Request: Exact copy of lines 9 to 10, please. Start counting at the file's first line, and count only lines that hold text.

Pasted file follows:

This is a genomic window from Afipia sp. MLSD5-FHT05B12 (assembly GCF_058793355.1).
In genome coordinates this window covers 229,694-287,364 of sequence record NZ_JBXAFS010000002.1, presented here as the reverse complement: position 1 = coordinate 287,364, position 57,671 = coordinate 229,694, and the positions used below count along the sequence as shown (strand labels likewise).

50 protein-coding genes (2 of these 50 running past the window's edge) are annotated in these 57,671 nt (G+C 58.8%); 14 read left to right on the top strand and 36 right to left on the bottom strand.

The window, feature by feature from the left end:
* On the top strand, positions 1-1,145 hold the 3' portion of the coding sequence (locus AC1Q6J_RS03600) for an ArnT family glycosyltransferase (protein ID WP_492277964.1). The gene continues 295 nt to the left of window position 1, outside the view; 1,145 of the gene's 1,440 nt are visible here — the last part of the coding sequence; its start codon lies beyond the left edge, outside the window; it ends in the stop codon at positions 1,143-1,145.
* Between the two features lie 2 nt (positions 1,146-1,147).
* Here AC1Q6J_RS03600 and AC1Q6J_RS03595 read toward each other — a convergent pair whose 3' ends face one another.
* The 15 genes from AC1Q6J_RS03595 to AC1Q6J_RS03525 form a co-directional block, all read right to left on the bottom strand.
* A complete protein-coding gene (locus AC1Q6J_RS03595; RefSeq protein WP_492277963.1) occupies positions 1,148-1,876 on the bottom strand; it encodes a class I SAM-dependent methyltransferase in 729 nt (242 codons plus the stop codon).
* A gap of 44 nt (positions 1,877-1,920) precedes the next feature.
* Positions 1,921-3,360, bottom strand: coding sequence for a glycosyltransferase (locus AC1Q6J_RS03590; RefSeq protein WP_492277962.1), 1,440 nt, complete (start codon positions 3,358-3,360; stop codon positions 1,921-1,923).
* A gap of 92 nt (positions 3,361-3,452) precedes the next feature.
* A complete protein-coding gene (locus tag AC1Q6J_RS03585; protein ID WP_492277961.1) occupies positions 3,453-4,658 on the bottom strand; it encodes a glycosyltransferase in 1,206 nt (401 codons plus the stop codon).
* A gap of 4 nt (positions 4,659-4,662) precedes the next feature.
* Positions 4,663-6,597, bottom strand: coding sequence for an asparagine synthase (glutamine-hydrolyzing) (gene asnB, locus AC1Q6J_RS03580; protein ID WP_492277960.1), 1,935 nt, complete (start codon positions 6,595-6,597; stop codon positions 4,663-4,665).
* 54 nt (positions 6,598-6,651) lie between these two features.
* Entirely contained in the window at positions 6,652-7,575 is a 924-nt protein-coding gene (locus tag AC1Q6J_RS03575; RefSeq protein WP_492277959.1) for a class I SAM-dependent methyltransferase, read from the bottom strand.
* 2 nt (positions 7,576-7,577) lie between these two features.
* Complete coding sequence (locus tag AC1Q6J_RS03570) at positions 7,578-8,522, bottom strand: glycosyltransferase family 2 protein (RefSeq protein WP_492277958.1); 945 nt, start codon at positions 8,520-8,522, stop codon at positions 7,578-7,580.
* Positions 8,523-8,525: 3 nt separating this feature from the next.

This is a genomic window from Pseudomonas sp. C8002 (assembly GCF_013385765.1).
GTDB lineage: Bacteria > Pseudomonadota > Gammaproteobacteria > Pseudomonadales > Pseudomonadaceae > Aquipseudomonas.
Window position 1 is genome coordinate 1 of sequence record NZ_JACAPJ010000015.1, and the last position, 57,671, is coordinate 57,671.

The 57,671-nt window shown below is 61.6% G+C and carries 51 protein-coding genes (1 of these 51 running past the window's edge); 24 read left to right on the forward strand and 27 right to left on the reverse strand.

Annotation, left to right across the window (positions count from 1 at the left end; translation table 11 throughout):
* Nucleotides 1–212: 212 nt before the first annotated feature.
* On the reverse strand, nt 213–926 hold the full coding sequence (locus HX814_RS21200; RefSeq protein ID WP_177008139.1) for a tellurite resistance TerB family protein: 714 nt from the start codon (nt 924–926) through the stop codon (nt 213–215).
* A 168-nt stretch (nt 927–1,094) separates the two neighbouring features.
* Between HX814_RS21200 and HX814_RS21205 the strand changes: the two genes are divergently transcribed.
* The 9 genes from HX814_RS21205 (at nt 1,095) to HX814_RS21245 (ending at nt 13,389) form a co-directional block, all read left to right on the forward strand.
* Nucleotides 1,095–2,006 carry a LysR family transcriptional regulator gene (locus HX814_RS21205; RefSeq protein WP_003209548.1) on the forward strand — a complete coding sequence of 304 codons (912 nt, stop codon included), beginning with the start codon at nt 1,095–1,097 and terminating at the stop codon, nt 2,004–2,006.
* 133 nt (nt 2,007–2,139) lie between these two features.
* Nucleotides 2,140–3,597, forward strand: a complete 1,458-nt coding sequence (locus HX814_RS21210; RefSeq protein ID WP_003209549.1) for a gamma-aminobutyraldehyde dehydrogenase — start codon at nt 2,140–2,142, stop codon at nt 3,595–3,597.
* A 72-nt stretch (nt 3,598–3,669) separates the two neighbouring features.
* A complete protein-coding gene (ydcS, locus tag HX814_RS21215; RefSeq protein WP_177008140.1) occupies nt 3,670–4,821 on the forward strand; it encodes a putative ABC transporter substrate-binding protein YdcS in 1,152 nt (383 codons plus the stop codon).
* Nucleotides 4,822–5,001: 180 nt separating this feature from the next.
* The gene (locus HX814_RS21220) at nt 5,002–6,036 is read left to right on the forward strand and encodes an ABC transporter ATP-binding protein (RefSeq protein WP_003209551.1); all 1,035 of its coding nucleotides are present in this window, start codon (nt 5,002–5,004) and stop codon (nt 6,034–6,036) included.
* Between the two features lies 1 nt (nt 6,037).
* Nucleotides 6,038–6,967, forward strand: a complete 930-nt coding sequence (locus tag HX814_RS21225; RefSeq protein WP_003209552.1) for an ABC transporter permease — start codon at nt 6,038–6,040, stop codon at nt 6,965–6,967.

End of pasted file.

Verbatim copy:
* A complete protein-coding gene (locus AC1Q6J_RS03595; RefSeq protein WP_492277963.1) occupies positions 1,148-1,876 on the bottom strand; it encodes a class I SAM-dependent methyltransferase in 729 nt (242 codons plus the stop codon).
* A gap of 44 nt (positions 1,877-1,920) precedes the next feature.